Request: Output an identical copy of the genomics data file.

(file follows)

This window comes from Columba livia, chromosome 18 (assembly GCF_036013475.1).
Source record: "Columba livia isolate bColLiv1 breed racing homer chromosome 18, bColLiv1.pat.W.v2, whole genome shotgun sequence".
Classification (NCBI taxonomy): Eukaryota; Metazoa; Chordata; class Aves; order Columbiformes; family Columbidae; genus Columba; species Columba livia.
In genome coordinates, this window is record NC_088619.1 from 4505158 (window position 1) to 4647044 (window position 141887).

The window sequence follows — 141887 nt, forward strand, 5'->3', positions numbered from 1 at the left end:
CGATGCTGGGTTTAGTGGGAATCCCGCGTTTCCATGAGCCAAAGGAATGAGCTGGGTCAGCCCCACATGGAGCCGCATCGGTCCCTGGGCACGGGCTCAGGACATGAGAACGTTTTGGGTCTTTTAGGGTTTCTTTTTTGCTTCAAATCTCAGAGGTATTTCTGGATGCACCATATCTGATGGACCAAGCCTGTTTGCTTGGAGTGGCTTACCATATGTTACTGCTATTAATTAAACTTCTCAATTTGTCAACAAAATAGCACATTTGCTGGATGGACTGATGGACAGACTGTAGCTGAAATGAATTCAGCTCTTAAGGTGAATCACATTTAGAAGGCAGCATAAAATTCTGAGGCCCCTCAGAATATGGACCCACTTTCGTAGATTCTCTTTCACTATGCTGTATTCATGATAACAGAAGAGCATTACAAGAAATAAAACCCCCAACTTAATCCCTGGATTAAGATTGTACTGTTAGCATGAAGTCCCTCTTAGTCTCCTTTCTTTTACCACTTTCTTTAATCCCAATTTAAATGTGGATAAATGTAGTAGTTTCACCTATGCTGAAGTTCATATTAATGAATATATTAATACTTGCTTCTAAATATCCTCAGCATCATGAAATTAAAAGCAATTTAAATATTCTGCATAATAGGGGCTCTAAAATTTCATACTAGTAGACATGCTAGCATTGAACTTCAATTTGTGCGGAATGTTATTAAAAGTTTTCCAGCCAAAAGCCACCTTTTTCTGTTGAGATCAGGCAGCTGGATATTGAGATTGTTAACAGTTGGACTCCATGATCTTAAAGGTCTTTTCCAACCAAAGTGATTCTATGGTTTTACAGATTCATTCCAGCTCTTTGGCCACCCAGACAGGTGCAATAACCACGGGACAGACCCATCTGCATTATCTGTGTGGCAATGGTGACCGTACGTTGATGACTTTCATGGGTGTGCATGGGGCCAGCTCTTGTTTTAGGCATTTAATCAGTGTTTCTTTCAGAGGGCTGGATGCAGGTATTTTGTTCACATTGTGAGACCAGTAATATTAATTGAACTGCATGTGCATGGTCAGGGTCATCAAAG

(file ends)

This window comes from Columba livia, chromosome 18 (assembly GCF_036013475.1).
Source record: "Columba livia isolate bColLiv1 breed racing homer chromosome 18, bColLiv1.pat.W.v2, whole genome shotgun sequence".
Classification (NCBI taxonomy): Eukaryota; Metazoa; Chordata; class Aves; order Columbiformes; family Columbidae; genus Columba; species Columba livia.
In genome coordinates, this window is record NC_088619.1 from 4505158 (window position 1) to 4647044 (window position 141887).

The window sequence follows — 141887 nt, forward strand, 5'->3', positions numbered from 1 at the left end:
CGATGCTGGGTTTAGTGGGAATCCCGCGTTTCCATGAGCCAAAGGAATGAGCTGGGTCAGCCCCACATGGAGCCGCATCGGTCCCTGGGCACGGGCTCAGGACATGAGAACGTTTTGGGTCTTTTAGGGTTTCTTTTTTGCTTCAAATCTCAGAGGTATTTCTGGATGCACCATATCTGATGGACCAAGCCTGTTTGCTTGGAGTGGCTTACCATATGTTACTGCTATTAATTAAACTTCTCAATTTGTCAACAAAATAGCACATTTGCTGGATGGACTGATGGACAGACTGTAGCTGAAATGAATTCAGCTCTTAAGGTGAATCACATTTAGAAGGCAGCATAAAATTCTGAGGCCCCTCAGAATATGGACCCACTTTCGTAGATTCTCTTTCACTATGCTGTATTCATGATAACAGAAGAGCATTACAAGAAATAAAACCCCCAACTTAATCCCTGGATTAAGATTGTACTGTTAGCATGAAGTCCCTCTTAGTCTCCTTTCTTTTACCACTTTCTTTAATCCCAATTTAAATGTGGATAAATGTAGTAGTTTCACCTATGCTGAAGTTCATATTAATGAATATATTAATACTTGCTTCTAAATATCCTCAGCATCATGAAATTAAAAGCAATTTAAATATTCTGCATAATAGGGGCTCTAAAATTTCATACTAGTAGACATGCTAGCATTGAACTTCAATTTGTGCGGAATGTTATTAAAAGTTTTCCAGCCAAAAGCCACCTTTTTCTGTTGAGATCAGGCAGCTGGATATTGAGATTGTTAACAGTTGGACTCCATGATCTTAAAGGTCTTTTCCAACCAAAGTGATTCTATGGTTTTACAGATTCATTCCAGCTCTTTGGCCACCCAGACAGGTGCAATAACCACGGGACAGACCCATCTGCATTATCTGTGTGGCAATGGTGACCGTACGTTGATGACTTTCATGGGTGTGCATGGGGCCAGCTCTTGTTTTAGGCATTTAATCAGTGTTTCTTTCAGAGGGCTGGATGCAGGTATTTTGTTCACATTGTGAGACCAGTAATATTAATTGAACTGCATGTGCATGGTCAGGGTCATCAAAG